Now you are saying:
Here, you should set out a summary of your
financial projections - profit and loss account,
balance sheet and cash flow. These numbers
should reflect the plan described in earlier
Whatever your own background, and whether
you have prepared the projections personally
(many entrepreneurs rely on their accountant or
adviser for this), you need to be sufficiently sure of
your financial projections to be able to withstand
severe questioning. No one will invest in, or lend
money to, a business if the promoter appears to
be incapable of controlling it.
“I need €xxk, made up as follows. I have €xxk of
my own. I have tied down €xxk more from these
sources. I need €xxk, please”.
You must be very sure of your calculations here.
If €10k is needed, say so. If it’s €12k, say that. The
€2k difference will assume a magnitude out of all
proportion to reality when the business runs out
of money and investors / lenders will not support
it further because they no longer trust you!
Detailed Financial Projections
These pages of numerical data can almost be
treated like an appendix. The critical part here
is your assumptions, which should be stated
explicitly. You can expect to be quizzed on these
when you make a presentation of your business
plan to a financier.
Writing a Business Plan
There are three stages in writing a business plan:
At one level, writing a business plan is easy - you
have done the research, so you know your stuff
and all you have to do is put it down on paper.
If you have tried it, you’ll know that putting it
down on paper, in a form that other people can
understand quickly, easily and clearly, is not that
easy at all!
Each is important but the most important is the
first - thinking. You should be prepared to spend
at least 50% of the time you have allocated to
preparing the business plan in thinking. Time
spent here will not be wasted. Use this time to
talk through the business with anyone who will
listen; read widely, especially about other people
in the specific area of business that you plan
to enter; and avoid finding reasons why things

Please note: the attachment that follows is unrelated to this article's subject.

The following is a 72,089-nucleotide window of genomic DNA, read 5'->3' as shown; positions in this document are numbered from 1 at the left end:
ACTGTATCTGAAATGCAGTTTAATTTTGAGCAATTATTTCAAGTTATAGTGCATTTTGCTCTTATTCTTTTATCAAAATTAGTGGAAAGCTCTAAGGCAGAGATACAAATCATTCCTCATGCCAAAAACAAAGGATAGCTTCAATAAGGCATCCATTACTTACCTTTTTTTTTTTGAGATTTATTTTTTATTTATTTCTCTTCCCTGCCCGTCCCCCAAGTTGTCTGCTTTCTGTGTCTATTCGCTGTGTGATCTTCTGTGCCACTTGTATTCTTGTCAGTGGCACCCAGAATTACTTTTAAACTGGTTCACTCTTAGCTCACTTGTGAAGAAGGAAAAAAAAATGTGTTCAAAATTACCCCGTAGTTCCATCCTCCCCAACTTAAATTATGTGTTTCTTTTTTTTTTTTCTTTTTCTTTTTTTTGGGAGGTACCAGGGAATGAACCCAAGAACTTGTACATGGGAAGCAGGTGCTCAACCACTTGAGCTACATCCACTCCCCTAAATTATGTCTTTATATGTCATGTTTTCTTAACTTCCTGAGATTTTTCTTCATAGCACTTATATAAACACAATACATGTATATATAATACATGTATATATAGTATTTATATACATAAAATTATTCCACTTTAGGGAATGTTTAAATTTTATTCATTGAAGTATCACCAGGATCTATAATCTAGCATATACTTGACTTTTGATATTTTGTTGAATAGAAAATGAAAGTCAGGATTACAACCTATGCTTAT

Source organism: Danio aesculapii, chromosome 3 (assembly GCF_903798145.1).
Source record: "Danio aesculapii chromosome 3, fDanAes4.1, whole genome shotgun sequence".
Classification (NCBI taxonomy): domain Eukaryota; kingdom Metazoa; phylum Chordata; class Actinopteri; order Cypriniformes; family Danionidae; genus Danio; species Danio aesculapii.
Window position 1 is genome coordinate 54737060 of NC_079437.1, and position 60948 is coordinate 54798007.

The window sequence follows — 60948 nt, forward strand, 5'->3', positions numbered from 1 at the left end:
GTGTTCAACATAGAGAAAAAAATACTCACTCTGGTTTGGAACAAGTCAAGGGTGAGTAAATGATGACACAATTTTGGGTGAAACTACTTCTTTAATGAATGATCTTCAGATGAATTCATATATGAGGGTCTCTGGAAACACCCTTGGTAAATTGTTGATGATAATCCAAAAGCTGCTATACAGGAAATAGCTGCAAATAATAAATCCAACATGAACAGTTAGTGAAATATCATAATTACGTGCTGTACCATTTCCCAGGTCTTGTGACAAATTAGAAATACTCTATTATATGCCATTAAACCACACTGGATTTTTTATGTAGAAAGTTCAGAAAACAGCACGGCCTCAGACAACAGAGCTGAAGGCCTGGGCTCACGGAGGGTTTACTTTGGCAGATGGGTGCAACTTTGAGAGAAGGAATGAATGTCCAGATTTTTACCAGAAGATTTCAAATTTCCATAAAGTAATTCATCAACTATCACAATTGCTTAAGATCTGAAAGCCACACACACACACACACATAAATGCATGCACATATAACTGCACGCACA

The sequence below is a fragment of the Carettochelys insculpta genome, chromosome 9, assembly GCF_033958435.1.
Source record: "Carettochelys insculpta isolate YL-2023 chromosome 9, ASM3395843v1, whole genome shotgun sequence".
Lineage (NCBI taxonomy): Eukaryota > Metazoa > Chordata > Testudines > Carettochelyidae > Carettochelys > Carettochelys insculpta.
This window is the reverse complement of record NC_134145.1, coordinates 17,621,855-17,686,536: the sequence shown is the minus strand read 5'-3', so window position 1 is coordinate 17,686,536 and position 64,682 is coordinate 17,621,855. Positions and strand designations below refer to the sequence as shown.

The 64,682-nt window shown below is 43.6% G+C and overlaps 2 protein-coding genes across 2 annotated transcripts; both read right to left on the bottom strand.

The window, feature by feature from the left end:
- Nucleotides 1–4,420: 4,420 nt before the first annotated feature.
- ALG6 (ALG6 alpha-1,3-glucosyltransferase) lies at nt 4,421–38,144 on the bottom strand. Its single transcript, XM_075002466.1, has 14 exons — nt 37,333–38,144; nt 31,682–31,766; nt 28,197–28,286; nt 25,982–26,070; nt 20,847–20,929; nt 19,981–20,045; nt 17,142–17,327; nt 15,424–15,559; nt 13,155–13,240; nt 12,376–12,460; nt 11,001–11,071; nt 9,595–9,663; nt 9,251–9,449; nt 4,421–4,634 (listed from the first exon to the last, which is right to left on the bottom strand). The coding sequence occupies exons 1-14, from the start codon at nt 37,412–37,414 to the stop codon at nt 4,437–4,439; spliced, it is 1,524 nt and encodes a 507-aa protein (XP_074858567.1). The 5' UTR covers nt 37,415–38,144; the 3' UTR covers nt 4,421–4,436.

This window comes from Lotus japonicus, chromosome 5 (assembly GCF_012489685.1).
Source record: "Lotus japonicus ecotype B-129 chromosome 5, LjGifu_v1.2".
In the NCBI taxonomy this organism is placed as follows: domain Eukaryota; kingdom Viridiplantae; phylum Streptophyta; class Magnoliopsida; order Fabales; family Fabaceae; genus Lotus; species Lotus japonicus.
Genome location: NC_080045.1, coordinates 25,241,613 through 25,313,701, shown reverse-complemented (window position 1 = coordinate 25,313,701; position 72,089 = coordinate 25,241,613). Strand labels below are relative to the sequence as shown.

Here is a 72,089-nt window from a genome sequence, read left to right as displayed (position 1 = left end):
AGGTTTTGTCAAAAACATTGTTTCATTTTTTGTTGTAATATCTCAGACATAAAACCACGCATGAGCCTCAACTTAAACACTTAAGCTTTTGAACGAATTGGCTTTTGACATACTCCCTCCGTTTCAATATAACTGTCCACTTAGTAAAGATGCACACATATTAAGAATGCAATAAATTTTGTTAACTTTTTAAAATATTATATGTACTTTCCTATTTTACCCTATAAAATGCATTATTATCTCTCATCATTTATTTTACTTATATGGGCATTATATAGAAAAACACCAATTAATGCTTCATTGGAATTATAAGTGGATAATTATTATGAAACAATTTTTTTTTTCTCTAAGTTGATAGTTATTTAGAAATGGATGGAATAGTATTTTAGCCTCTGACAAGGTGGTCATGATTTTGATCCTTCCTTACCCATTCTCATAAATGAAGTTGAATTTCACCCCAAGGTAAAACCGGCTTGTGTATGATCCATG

cannot be done. Writing can be done fastest of
all. Use a word processor, if possible. The flexibility
it gives to edit the document later will prove
useful. Editing is the last task. Editing is an art.
Some people are better at it than others, but
everyone can learn the basics:
Read through the draft business plan - aloud,
if that helps. Does what you have written say what you want?
Start deleting - it’s surprising how much can come out without doing damage.
When you are happy with the draft, put it aside for a day or two; come back to it fresh and see whether it still makes sense. Edit again where
it does not.
And when it is right, leave it alone!
But compared to actually delivering on a business
plan - making it happen - it’s child’s play!
The real challenge is not in the research nor in the
writing but in the follow-through - actually doing
what you said you would do, at the cost that you
projected, with the sales results that you planned.
It involves time, hard work and sacrifices - and not
everyone succeeds. But, if you have got this far,
why give up for lack of little more effort? Go for it!
Monaghan County Enterprise Board
Unit 9, M:TEK Building
+353 47 71818
+353 47 84786
Email: [email protected]
Further Information
Companies Registration Office:
Irish Franchise Association:
Monaghan County Enterprise Board:
Revenue Commissioners:
Starting a Business in Ireland:
County & City Enterprise Boards:
Investing in your future
Design & Production by Orphisme Design 04/09
These booklets have been designed as a guide only. Readers are advised to seek
professional guidance before making any financial or legal committment.